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Touring the New York Finger Lakes Region


Scenery, history and wineries combine to form quite a draw

One of the nation's most touristic wine regions is little more than a half day's drive from New York City. It's the Finger Lakes, a string of 11 deep lakes sculpted centuries ago by glaciers. Today, green carpets of grapevines line the roadways, climb the hills, and cascade down to the lakes, supporting more than 100 wineries. New York state, primarily the lakes region, now ranks third behind California and Washington in wine production.

An estimated five million visitors toured the Finger Lakes in 2005. "Some come for the scenery and discover the wineries, while others come for the wineries and discover scenery and history and a storybook-farm region," says Paul Sprague, historian and curator of the Bully Hill wine museum high above Keuka Lake.

The following stops make a good itinerary for touring the region:

  • Hammondsport: This attractive hamlet is a good starting point. Stop first at the nation's first bonded winery, Great Western, which offers winery tours and historic exhibits in eight remarkable stone buildings dating back to 1860. Nearby is the Glenn Curtis Museum, named for the aviation pioneer, with displays of many early flying machines.

  • Traveling along Route 54A: Leaving Hammondsport, you'll pass a marina housing the Keuka Maid Dinner Boat, which offers dining on the lake. Bully Hill Vineyards, a small village unto itself, is up the hill, and nearby are two of the region's finest wineries, Heron Hill and Dr. Konstantin Frank's Vinifera Wine Cellars. Further up and a short swing away from the lake is Hunt Vineyards, manned by a sixth-generation family of winemakers.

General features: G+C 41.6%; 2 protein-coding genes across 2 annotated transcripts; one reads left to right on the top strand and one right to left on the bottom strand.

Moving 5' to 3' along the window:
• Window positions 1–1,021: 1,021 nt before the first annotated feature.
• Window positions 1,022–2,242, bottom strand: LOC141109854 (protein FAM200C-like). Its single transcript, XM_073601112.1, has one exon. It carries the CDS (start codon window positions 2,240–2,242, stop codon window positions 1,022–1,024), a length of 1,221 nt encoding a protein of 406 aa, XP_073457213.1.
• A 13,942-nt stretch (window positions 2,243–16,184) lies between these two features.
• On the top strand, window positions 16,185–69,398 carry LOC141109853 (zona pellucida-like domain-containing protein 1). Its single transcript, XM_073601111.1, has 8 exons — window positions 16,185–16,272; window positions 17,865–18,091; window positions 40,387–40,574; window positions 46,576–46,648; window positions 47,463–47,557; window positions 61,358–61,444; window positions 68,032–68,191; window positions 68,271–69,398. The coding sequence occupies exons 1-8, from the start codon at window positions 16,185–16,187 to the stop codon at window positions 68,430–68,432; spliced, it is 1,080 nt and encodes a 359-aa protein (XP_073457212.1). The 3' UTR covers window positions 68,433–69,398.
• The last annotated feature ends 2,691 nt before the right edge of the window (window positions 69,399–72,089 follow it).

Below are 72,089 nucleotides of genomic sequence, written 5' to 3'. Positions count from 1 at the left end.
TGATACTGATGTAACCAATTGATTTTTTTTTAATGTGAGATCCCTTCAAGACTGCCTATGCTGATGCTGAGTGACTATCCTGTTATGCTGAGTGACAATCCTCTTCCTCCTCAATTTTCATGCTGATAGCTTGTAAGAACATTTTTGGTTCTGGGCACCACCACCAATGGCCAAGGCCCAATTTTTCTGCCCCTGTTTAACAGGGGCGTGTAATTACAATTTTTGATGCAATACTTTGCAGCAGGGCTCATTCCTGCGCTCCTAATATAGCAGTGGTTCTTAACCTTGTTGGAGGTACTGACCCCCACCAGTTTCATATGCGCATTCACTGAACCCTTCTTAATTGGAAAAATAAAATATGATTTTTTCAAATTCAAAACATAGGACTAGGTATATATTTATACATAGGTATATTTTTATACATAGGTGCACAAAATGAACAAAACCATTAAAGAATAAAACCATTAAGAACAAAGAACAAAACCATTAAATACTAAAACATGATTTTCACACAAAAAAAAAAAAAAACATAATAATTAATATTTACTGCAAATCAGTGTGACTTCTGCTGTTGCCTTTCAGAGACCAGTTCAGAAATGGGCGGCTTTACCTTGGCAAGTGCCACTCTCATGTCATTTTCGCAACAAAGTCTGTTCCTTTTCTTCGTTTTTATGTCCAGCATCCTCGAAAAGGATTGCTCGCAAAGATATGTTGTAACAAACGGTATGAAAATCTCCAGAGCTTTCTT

• Seneca is the largest and deepest of all the lakes and has the most wineries lining its shores. Route 14 from its northernmost point at Geneva heads south along the lake, passing an inviting procession of wineries. Key stops include Hermann J. Weimer winery—producer of German-style Rieslings—as well as the Fox Run and Anthony Road wineries. Farther south, as the road edges closer to the lake, is Glenora Wine Cellars, home also to a modern inn and restaurant overlooking vineyards and the lake. A little past that is Fulkerson Winery, which also offers home winemaking supplies and lessons.

  • Route 414: Climbing north along the eastern shore of Seneca, you'll pass a baker's dozen wineries. Key stops should include LaFayette Reneau, famed for sparkling wine; the rustic Hazlitt 1852 Wine Cellars at Hector, with a huge selection of native New York wines and a massive tasting bar; Red Newt Cellars, notable for its cult-wine Cabernet Sauvignon; and the stylish Grecian-pillared Lamoreaux Landing in Lodi. Nearby, as the road comes closer to the water, is Wagner Vineyards, a winery and brewery, with its Ginny Lee Restaurant offering lakeside dining. This side of the lake is rich in dining opportunities.

  • Cayuga Lake Area: Many of the wineries here make surprisingly good blends using European varietals, hybrids, and Native American grapes. That group includes Goose Watch (which has playground and picnic facilities), Swedish Hill, and Lucas Vineyards, a mother-and-two-daughter operation that's the oldest vineyard in the region. Nearby Knapp Vineyards also has an excellent restaurant. Ithaca and Cornell University along the eastern side of Cayuga are worth a day's visit themselves, as is Corning, home of the Corning Museum of Glass, with glassblowing exhibits and an enormous gift shop.

  • Finger Lakes Finds

    Information on touring, lodging and dining options is available at the following websites and toll-free phone numbers:
    www.fingerlakes.org 800-548-4386
    www.fingerlakeswinecountry.com 800-813-2958
    www.senecalakewinetrail.com 877-536-2717
    www.cayugawinetrail.com 800-684-5217


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